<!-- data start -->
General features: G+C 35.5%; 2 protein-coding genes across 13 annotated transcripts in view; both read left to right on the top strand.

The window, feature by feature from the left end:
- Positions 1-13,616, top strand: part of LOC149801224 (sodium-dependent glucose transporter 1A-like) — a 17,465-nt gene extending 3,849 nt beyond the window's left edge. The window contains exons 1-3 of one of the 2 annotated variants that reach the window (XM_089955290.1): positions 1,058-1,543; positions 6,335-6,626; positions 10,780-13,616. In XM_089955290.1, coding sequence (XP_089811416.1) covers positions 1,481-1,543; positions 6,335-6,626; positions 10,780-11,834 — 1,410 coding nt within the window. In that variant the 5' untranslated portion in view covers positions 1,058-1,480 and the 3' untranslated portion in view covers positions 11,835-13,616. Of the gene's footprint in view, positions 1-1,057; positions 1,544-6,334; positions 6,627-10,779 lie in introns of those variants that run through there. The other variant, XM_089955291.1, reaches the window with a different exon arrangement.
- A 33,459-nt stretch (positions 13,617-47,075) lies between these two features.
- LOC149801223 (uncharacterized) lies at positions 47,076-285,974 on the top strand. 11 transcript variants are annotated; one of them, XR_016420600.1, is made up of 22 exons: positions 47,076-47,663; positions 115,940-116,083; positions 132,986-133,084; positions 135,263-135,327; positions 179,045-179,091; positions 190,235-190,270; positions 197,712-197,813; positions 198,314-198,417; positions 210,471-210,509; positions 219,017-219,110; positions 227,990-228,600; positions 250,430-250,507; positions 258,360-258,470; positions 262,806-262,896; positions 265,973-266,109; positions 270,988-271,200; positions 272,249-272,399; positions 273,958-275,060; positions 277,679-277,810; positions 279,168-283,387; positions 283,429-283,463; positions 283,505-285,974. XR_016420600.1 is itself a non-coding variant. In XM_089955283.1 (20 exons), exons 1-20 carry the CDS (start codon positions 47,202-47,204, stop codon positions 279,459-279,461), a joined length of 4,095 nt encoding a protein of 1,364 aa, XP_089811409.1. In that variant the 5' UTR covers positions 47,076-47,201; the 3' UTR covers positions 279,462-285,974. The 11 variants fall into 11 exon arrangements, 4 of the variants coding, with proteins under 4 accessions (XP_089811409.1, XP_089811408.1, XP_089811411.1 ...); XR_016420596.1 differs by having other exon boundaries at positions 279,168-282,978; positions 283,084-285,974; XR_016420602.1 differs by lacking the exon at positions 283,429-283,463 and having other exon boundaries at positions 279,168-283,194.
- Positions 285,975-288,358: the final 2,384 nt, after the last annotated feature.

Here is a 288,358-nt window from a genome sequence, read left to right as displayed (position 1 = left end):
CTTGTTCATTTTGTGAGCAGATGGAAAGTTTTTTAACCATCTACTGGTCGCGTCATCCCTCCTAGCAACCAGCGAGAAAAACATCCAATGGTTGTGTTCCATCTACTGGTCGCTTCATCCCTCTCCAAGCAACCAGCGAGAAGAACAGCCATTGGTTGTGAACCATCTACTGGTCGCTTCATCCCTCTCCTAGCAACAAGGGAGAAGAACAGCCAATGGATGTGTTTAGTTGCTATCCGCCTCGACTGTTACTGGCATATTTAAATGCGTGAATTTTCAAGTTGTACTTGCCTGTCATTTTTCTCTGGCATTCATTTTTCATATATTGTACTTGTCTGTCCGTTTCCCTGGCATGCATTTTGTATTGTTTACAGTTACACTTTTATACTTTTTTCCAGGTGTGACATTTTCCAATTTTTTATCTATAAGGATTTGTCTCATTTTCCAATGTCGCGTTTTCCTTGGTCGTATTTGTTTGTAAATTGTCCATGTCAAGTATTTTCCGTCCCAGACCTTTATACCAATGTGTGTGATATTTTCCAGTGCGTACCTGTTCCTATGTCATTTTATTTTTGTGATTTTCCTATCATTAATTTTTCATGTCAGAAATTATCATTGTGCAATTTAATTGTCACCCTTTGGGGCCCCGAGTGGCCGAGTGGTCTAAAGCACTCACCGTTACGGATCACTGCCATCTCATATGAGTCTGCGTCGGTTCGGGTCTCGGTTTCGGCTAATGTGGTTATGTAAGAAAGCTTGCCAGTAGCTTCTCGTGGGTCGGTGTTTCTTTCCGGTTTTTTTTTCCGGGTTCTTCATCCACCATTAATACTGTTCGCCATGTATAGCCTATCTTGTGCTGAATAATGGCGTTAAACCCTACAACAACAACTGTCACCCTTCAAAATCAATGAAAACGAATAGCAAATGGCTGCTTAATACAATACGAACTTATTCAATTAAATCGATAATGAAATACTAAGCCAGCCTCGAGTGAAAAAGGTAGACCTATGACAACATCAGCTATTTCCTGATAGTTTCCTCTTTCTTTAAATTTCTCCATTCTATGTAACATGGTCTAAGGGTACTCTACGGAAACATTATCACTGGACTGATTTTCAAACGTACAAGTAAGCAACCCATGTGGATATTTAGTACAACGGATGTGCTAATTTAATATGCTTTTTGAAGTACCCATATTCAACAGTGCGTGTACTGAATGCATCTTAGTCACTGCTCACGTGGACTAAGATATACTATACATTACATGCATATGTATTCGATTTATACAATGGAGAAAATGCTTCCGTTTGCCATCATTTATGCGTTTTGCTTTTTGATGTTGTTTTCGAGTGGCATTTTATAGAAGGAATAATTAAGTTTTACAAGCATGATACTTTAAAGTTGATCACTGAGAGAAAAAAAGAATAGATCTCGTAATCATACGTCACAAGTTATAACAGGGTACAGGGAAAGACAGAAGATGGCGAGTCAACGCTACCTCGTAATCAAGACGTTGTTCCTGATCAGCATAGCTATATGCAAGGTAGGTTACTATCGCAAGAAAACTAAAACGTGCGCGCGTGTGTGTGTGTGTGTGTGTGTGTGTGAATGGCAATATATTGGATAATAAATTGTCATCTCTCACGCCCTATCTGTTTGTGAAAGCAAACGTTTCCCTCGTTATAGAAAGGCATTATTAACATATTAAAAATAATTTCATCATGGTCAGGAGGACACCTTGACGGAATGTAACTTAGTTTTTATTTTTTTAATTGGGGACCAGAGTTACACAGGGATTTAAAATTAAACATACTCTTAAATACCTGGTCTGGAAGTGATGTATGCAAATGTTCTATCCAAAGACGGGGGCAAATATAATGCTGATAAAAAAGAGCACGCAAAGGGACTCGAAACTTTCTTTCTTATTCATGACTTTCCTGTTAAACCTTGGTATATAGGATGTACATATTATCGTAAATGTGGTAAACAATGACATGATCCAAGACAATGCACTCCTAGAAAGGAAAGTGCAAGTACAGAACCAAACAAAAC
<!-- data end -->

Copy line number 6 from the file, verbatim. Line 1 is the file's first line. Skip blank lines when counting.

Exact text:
- Positions 285,975-288,358: the final 2,384 nt, after the last annotated feature.